Tossing Tylenol and cough drops into a cart at the drug store, I realized that if Drew comes down with a cold or cough, I won’t be there to take care of him. I won’t be able to make him my special concoction of tea with orange juice and honey. My kids used to call it “Mommy Magic Juice.” I know it’s easy enough for him to make it—I’ve packed him a mug and bags of tea. He’s got a microwave and can easily grab packets of honey and orange juice from the Dining Commons. It’s not that he can’t take care of himself—he absolutely can and is more than happy to do so. It’s that I can’t take care of him. And that’s a new feeling for me. My kids never wanted to go away to sleep away camp. The only times Drew has been away for more than one night were a ski trip with friends and prom weekend on the Jersey Shore. I was nervous both times. I have to find a way to not be a “Nervous Nellie” when he’s away. And anyone who knows me well, knows that isn’t an easy task.
It’s not just the worrisome things on my mind, it’s all the happy times, as well. I won’t be there to watch Drew play volleyball, if he makes the club team (which I’m pretty sure he will). I won’t meet the girls he dates—at least not at first. I won’t get to know his friends. I won’t hear him in the basement playing the keyboards; the ukulele; the drums; the guitar…a constant soundtrack to our days and nights when he’s home. I think I might miss that the most of all. At least I can look forward to his breaks—the music will be all the sweeter.
I recently read a line that I wrote right before college graduation. It said, “Soon we’ll be looking back on this, instead of into it.” For as long as I can remember, I’ve thought about looking back on something while it’s still happening. The night before I got married, I stared into the mirror in my parents’ bathroom and thought—Soon I’ll be gazing at a married woman. Right before giving birth for the last time, I thought… Soon I won’t be pregnant anymore; I likely won’t be pregnant ever again. Everything will change. Walking hand and hand with my youngest son into the nursery school all of my children attended, I thought… This is the last time I’ll ever do this. Soon walking my children into nursery school will just be a memory.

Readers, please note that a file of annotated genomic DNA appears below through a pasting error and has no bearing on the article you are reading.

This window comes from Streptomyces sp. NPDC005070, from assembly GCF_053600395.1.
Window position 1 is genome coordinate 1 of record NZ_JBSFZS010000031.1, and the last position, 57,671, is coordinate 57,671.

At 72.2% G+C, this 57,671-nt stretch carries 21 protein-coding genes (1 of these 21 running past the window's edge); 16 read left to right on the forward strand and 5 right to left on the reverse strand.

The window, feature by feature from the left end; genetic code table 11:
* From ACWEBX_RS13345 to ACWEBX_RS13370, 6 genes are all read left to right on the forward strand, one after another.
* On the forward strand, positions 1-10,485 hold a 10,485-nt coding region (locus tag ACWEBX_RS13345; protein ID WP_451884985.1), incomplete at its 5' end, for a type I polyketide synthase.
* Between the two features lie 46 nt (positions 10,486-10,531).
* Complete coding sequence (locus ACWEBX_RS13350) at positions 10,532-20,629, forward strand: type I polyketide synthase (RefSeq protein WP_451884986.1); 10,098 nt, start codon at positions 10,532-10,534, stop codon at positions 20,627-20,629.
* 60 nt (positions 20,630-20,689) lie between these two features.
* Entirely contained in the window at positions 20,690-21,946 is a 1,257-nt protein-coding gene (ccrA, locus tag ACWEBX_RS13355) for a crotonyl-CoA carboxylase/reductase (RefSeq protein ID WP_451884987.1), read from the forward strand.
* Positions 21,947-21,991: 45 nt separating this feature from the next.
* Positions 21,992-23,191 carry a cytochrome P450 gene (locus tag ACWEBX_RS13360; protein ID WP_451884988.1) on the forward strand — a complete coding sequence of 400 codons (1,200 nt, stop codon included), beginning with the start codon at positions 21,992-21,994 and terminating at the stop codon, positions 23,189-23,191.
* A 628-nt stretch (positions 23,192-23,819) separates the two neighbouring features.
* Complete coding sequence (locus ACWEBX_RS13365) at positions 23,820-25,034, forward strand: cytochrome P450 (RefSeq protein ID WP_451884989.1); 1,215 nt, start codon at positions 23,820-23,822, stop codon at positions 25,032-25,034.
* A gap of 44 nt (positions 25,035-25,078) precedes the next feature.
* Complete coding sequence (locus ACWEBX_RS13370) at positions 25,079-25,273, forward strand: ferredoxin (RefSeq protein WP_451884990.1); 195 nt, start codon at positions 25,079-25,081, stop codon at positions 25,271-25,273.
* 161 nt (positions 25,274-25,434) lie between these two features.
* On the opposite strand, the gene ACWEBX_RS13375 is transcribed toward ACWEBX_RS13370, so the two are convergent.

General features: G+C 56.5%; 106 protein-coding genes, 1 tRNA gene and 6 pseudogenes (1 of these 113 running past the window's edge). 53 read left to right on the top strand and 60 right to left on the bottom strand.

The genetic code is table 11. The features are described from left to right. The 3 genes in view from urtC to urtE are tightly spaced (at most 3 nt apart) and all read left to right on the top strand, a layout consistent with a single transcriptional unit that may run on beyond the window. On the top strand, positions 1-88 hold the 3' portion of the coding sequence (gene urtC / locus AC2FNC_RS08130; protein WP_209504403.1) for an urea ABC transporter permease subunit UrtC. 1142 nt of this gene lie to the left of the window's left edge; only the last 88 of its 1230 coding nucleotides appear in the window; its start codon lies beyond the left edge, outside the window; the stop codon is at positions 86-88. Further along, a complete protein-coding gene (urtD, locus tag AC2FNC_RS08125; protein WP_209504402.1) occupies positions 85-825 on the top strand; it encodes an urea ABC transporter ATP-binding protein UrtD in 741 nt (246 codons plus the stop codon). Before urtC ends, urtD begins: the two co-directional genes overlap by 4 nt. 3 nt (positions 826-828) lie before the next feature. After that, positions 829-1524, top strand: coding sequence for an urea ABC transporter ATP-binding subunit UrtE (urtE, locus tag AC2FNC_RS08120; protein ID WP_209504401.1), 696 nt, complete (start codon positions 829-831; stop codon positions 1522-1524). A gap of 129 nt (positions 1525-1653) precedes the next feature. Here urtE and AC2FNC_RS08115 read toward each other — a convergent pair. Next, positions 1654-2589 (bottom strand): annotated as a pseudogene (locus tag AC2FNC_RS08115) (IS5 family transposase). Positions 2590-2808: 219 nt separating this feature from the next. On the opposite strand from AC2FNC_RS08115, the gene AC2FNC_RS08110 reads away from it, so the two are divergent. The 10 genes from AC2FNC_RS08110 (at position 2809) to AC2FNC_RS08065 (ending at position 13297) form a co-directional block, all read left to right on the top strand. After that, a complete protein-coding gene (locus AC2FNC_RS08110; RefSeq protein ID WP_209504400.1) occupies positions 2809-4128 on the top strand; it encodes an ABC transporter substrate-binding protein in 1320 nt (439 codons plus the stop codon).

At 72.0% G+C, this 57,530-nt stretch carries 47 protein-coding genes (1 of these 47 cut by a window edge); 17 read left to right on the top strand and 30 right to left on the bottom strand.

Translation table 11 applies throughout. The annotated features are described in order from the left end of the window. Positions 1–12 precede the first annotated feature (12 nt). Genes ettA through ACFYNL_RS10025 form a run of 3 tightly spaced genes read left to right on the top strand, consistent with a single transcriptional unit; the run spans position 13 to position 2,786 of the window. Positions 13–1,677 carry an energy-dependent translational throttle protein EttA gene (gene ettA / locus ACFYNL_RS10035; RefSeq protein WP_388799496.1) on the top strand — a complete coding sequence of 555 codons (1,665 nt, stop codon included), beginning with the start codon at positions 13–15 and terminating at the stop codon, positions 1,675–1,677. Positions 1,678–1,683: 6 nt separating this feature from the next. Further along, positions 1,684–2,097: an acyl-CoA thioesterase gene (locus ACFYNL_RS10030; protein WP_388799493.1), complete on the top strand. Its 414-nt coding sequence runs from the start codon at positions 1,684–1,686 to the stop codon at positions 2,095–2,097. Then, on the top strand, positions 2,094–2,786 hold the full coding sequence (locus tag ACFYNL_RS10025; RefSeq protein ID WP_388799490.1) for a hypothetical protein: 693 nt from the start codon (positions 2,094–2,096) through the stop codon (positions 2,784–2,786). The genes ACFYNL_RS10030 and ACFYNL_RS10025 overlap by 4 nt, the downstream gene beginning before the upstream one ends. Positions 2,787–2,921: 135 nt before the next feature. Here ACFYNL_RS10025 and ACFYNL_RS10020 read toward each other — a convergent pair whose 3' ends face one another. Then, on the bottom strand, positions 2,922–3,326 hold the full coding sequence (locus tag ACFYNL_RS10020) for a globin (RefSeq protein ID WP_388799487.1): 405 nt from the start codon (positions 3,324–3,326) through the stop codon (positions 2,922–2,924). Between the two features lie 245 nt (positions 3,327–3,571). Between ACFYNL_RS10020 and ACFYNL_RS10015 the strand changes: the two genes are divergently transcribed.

Of course, getting married; having a baby; that baby graduating preschool are all wonderful, exciting milestones, but change is always a bit daunting, even if it’s positive. Sending your child off to college is a wonderful, exciting milestone, as well. But, it can be scary and at times even a bit heartbreaking. I want Drew to go off into the world and do amazing things. And I’m pretty lucky, because he’s attending my alma mater—the University of Massachusetts, Amherst. As much as I’ll miss him and as hard as it is for me, where he’s going feels like home to me. Walking around the campus each time we’ve visited, I’ve been flooded with warm memories. I couldn’t be happier with his choice. It will be surreal and pretty amazing moving him into the same dorm area I lived in at UMass. If I have to let him go, I’m thrilled this is the place he’s going to—one of my favorite places in the world. I know he’ll be just fine (I on the other hand might need a few tissues)…